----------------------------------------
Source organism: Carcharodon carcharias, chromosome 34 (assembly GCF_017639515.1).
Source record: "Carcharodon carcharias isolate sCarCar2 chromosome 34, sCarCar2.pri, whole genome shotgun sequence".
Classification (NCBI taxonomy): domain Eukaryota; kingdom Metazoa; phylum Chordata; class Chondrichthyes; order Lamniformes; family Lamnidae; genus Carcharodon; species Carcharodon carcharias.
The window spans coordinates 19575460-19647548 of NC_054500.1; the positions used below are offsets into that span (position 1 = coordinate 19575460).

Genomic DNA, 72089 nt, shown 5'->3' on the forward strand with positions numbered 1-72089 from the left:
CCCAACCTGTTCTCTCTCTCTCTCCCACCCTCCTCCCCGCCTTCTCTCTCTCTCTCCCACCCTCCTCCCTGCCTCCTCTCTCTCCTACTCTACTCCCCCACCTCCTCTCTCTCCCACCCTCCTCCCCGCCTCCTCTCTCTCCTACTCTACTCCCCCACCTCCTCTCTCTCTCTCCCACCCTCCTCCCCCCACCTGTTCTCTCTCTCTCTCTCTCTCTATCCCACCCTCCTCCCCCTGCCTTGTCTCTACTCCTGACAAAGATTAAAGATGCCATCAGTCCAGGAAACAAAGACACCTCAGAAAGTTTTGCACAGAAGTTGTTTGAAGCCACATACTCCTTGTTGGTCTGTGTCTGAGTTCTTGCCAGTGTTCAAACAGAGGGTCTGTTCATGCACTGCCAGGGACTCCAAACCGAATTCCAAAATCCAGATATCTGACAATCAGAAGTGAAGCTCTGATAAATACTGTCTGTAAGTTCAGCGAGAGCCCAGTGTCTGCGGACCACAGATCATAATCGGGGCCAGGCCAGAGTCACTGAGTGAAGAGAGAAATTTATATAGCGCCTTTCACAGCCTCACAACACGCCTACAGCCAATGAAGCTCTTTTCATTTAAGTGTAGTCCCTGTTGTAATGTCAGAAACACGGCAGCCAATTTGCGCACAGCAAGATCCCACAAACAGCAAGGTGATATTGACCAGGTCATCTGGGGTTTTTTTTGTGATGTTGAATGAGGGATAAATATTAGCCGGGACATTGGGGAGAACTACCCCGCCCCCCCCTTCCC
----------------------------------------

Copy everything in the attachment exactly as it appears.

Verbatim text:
Source organism: Carcharodon carcharias, chromosome 34 (assembly GCF_017639515.1).
Source record: "Carcharodon carcharias isolate sCarCar2 chromosome 34, sCarCar2.pri, whole genome shotgun sequence".
Classification (NCBI taxonomy): domain Eukaryota; kingdom Metazoa; phylum Chordata; class Chondrichthyes; order Lamniformes; family Lamnidae; genus Carcharodon; species Carcharodon carcharias.
The window spans coordinates 19575460-19647548 of NC_054500.1; the positions used below are offsets into that span (position 1 = coordinate 19575460).

Genomic DNA, 72089 nt, shown 5'->3' on the forward strand with positions numbered 1-72089 from the left:
CCCAACCTGTTCTCTCTCTCTCTCCCACCCTCCTCCCCGCCTTCTCTCTCTCTCTCCCACCCTCCTCCCTGCCTCCTCTCTCTCCTACTCTACTCCCCCACCTCCTCTCTCTCCCACCCTCCTCCCCGCCTCCTCTCTCTCCTACTCTACTCCCCCACCTCCTCTCTCTCTCTCCCACCCTCCTCCCCCCACCTGTTCTCTCTCTCTCTCTCTCTCTATCCCACCCTCCTCCCCCTGCCTTGTCTCTACTCCTGACAAAGATTAAAGATGCCATCAGTCCAGGAAACAAAGACACCTCAGAAAGTTTTGCACAGAAGTTGTTTGAAGCCACATACTCCTTGTTGGTCTGTGTCTGAGTTCTTGCCAGTGTTCAAACAGAGGGTCTGTTCATGCACTGCCAGGGACTCCAAACCGAATTCCAAAATCCAGATATCTGACAATCAGAAGTGAAGCTCTGATAAATACTGTCTGTAAGTTCAGCGAGAGCCCAGTGTCTGCGGACCACAGATCATAATCGGGGCCAGGCCAGAGTCACTGAGTGAAGAGAGAAATTTATATAGCGCCTTTCACAGCCTCACAACACGCCTACAGCCAATGAAGCTCTTTTCATTTAAGTGTAGTCCCTGTTGTAATGTCAGAAACACGGCAGCCAATTTGCGCACAGCAAGATCCCACAAACAGCAAGGTGATATTGACCAGGTCATCTGGGGTTTTTTTTGTGATGTTGAATGAGGGATAAATATTAGCCGGGACATTGGGGAGAACTACCCCGCCCCCCCCTTCCC